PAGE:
So how good can Colin Miller really be if he was about to get buried on a Boston defensive depth chart without much hope of being in the starting six every night unless he was able to magically transform himself into a top-4 guy on the left side?

Clearly, there is risk here as Miller could move on to Toronto, develop into the player that posted 19 goals and 52 points in the AHL a couple of seasons ago and torment the Bruins for the next five-plus years. It would become another arrow in the quiver of those critics looking to hammer GM Don Sweeney and President Cam Neely at every turn, and it would generate massive “Why can’t we get players like that?” homages to the legendary Bob Lobel all across New England.    

But there’s just as good a chance that Kevan Miller will still be throwing hits and soaking up heavy minutes of ice time for the Bruins three years down the road, and that Colin Miller will be out of the league after never harnessing together his considerable talent. Perhaps Sweeney could have been better about securing an asset for Miller ahead of the expansion draft if he knew he was going to lose that player for nothing to Vegas.

The bottom line is that the Bruins were going to lose somebody to Las Vegas in the expansion draft, and the Golden Knights weren’t going to do them any favors by taking on misfit toys like Jimmy Hayes, Malcolm Subban or Matt Beleskey. They did instead lose a player with plenty of raw talent in Colin Miller, but it’s not exactly somebody that’s going to be missed in Boston once Carlo and McAvoy start showing just how bright the B’s future is on the back end starting next season. 

Bergeron makes Bruins history with fourth Selke Trophy

Bergeron makes Bruins history with fourth Selke Trophy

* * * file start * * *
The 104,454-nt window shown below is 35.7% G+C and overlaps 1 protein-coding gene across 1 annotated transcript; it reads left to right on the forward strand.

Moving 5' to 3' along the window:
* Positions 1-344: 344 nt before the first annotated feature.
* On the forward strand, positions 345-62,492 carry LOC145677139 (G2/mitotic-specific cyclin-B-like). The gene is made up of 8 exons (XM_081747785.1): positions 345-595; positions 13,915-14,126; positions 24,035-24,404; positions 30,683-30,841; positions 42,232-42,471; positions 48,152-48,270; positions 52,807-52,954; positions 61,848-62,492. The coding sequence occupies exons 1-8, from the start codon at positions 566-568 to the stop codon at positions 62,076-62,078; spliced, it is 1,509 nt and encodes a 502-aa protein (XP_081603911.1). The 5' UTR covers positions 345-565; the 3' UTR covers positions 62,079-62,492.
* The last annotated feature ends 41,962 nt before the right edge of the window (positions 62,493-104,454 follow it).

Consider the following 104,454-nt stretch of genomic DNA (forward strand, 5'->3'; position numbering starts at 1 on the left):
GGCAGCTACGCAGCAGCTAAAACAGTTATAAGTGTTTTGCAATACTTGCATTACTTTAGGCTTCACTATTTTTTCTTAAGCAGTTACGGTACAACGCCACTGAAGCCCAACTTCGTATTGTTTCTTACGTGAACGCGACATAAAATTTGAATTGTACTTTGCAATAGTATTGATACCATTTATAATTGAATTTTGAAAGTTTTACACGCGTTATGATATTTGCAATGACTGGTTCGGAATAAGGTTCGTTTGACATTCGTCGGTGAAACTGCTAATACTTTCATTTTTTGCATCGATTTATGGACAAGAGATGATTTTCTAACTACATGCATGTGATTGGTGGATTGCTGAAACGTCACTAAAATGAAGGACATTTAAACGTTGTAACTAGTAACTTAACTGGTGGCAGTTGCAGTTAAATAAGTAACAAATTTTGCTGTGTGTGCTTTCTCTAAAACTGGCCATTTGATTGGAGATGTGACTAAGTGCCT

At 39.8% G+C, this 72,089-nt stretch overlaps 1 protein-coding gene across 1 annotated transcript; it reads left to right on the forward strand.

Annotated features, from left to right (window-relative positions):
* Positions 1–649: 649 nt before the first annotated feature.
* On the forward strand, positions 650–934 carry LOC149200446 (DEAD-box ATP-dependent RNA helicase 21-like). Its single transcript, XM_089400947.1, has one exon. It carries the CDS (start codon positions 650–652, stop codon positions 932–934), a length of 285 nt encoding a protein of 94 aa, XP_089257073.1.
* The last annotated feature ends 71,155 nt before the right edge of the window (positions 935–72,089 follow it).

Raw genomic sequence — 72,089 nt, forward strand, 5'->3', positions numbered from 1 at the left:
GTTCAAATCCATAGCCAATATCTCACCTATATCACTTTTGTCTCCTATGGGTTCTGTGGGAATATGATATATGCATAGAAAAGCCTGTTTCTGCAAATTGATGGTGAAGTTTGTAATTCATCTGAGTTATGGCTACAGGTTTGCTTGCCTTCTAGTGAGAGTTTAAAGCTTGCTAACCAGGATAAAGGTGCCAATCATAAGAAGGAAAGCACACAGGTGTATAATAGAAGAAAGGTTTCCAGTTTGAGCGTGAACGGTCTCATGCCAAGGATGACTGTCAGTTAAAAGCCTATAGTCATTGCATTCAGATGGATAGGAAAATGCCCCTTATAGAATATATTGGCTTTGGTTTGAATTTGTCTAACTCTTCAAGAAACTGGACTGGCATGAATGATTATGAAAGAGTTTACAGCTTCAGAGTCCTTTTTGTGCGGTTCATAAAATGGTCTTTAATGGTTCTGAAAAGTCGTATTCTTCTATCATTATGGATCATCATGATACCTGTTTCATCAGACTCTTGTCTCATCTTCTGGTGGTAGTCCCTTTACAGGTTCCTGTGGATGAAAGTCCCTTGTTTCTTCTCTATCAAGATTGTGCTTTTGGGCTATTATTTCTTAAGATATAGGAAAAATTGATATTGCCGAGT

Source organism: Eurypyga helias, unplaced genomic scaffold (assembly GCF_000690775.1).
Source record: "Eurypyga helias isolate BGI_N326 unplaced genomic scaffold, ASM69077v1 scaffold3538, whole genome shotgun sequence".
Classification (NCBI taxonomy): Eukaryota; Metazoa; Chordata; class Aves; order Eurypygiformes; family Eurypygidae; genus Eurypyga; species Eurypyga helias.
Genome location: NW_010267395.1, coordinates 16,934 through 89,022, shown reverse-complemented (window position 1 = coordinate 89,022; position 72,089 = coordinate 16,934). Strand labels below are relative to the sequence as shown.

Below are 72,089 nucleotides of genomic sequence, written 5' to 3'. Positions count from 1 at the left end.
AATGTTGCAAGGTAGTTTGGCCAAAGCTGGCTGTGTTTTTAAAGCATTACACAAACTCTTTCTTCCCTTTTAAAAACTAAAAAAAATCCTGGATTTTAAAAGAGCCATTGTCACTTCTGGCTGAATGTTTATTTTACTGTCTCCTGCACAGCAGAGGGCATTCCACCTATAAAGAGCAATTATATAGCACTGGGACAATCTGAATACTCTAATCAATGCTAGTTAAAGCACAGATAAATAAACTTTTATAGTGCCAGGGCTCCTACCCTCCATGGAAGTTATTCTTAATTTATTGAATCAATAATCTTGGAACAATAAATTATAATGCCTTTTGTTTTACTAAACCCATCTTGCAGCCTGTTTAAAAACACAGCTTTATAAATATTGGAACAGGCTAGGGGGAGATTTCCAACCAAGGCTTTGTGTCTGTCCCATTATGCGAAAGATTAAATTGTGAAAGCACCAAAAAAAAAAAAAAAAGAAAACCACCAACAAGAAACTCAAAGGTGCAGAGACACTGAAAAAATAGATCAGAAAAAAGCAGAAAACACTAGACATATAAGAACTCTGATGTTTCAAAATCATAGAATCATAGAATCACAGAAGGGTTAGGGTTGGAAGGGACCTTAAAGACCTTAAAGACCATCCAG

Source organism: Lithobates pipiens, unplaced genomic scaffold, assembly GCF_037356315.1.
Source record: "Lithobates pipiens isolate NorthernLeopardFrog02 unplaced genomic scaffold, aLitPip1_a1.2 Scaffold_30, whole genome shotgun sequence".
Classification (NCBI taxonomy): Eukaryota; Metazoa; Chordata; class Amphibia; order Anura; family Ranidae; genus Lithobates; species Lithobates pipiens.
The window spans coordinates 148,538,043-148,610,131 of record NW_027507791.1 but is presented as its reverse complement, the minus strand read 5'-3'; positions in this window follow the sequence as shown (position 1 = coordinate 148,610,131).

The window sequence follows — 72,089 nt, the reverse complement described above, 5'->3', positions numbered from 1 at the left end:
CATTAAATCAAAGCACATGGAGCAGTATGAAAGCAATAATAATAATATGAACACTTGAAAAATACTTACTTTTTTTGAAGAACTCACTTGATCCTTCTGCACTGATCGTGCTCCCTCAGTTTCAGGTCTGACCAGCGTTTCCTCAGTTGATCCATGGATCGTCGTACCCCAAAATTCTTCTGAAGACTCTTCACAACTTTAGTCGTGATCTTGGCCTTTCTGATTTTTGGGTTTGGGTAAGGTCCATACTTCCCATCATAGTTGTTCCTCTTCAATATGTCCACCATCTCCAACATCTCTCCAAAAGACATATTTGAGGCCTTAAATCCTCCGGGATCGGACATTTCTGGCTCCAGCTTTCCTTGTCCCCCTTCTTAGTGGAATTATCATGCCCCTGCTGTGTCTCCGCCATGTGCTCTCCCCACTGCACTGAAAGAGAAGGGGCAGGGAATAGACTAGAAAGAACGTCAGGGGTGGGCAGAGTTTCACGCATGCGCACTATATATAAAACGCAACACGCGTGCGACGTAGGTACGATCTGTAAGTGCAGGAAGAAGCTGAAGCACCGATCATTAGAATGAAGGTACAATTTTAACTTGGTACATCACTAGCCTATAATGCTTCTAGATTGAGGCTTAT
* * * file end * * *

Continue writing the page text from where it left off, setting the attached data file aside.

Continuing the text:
Patrice Bergeron made hockey history on Wednesday night at the NHL Awards Show in easily the best moment of the evening for the Bruins.

That’s right. Boston’s beloved No. 37 won the fourth Selke Trophy of his career at the NHL Awards presentation recognizing the standouts from the 2016-17 season, and in doing so Bergeron became only the second player in NHL history (Bob Gainey) to win the defensive award in four different seasons. The Habs legend Gainey made the presentation of the award to No. 37 at the event, and it certainly felt like the passing of the Selke baton from the best defensive forward of the last generation to the best defensive forward of this generation.  

“I’m humbled. It’s a huge honor. It’s also a huge honor to get [the award] from Mr. Gainey. He’s somebody I looked up to and he was a great role model for kids when I was growing up,” said Bergeron. “It’s a huge honor that I couldn’t do without everybody back home in Boston.”

This particular award had to be extra sweet for the 31-year-old Bergeron after playing injured for the entire season while battling through the discomfort of a sports hernia, and in doing so helping to lead the improving B’s back into the playoffs.

Clearly, Bergeron’s teammates were pumped for him as Brad Marchand tweeted out a little line love after the awards were announced.

Bergeron was the NHL's busiest player in the face-off circle for the third consecutive season, leading the league with 1,812 draws and 1,089 winning face-offs. His draw winning percentage of 60.1% ranked third in the NHL, and he did so while continuing to score high in the puck-possession statistical categories across the league. Bergeron finished with 71 first place votes ahead of second place Ryan Kesler, and third place Mikko Koivu with 28 first place votes.

In the other good news department, Bergeron told reporters in Las Vegas that he’s feeling good physically following surgery and should be healthy and ready to go at the start of next season.